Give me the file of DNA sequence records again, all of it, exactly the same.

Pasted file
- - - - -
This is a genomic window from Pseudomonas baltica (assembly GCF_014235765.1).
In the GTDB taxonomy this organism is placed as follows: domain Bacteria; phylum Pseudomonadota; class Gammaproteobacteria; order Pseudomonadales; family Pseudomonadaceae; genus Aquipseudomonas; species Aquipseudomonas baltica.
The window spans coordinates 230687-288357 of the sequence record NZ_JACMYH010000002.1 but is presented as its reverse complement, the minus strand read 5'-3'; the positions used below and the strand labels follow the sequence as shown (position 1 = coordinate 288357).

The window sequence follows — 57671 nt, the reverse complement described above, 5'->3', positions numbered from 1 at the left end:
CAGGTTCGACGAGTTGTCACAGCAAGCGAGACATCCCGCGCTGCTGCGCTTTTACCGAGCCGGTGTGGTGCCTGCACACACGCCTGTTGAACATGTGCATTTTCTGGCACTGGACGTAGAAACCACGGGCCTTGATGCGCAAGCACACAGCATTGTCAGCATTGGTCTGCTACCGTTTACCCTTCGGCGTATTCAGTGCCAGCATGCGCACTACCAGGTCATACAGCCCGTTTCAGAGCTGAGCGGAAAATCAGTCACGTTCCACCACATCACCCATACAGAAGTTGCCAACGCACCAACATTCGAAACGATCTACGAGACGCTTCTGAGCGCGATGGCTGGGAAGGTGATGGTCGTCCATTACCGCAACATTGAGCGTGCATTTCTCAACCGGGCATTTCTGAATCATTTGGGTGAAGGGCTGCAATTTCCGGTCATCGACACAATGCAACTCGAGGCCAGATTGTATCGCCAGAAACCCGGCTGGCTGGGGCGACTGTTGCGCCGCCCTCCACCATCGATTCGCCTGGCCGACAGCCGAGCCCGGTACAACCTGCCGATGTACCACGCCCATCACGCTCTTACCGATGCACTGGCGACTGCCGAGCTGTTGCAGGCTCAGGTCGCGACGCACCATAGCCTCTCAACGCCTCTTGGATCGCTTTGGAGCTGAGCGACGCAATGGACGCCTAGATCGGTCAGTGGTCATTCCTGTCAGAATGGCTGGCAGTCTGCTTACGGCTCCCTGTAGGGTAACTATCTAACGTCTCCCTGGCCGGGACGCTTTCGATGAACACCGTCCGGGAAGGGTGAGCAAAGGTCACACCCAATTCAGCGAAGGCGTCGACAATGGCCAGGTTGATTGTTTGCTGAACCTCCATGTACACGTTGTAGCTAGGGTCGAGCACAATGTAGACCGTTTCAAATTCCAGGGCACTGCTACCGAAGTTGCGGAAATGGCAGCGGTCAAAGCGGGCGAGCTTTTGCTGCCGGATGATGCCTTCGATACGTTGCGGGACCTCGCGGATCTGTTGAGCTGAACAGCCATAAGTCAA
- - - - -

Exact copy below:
This is a genomic window from Pseudomonas baltica (assembly GCF_014235765.1).
In the GTDB taxonomy this organism is placed as follows: domain Bacteria; phylum Pseudomonadota; class Gammaproteobacteria; order Pseudomonadales; family Pseudomonadaceae; genus Aquipseudomonas; species Aquipseudomonas baltica.
The window spans coordinates 230687-288357 of the sequence record NZ_JACMYH010000002.1 but is presented as its reverse complement, the minus strand read 5'-3'; the positions used below and the strand labels follow the sequence as shown (position 1 = coordinate 288357).

The window sequence follows — 57671 nt, the reverse complement described above, 5'->3', positions numbered from 1 at the left end:
CAGGTTCGACGAGTTGTCACAGCAAGCGAGACATCCCGCGCTGCTGCGCTTTTACCGAGCCGGTGTGGTGCCTGCACACACGCCTGTTGAACATGTGCATTTTCTGGCACTGGACGTAGAAACCACGGGCCTTGATGCGCAAGCACACAGCATTGTCAGCATTGGTCTGCTACCGTTTACCCTTCGGCGTATTCAGTGCCAGCATGCGCACTACCAGGTCATACAGCCCGTTTCAGAGCTGAGCGGAAAATCAGTCACGTTCCACCACATCACCCATACAGAAGTTGCCAACGCACCAACATTCGAAACGATCTACGAGACGCTTCTGAGCGCGATGGCTGGGAAGGTGATGGTCGTCCATTACCGCAACATTGAGCGTGCATTTCTCAACCGGGCATTTCTGAATCATTTGGGTGAAGGGCTGCAATTTCCGGTCATCGACACAATGCAACTCGAGGCCAGATTGTATCGCCAGAAACCCGGCTGGCTGGGGCGACTGTTGCGCCGCCCTCCACCATCGATTCGCCTGGCCGACAGCCGAGCCCGGTACAACCTGCCGATGTACCACGCCCATCACGCTCTTACCGATGCACTGGCGACTGCCGAGCTGTTGCAGGCTCAGGTCGCGACGCACCATAGCCTCTCAACGCCTCTTGGATCGCTTTGGAGCTGAGCGACGCAATGGACGCCTAGATCGGTCAGTGGTCATTCCTGTCAGAATGGCTGGCAGTCTGCTTACGGCTCCCTGTAGGGTAACTATCTAACGTCTCCCTGGCCGGGACGCTTTCGATGAACACCGTCCGGGAAGGGTGAGCAAAGGTCACACCCAATTCAGCGAAGGCGTCGACAATGGCCAGGTTGATTGTTTGCTGAACCTCCATGTACACGTTGTAGCTAGGGTCGAGCACAATGTAGACCGTTTCAAATTCCAGGGCACTGCTACCGAAGTTGCGGAAATGGCAGCGGTCAAAGCGGGCGAGCTTTTGCTGCCGGATGATGCCTTCGATACGTTGCGGGACCTCGCGGATCTGTTGAGCTGAACAGCCATAAGTCAA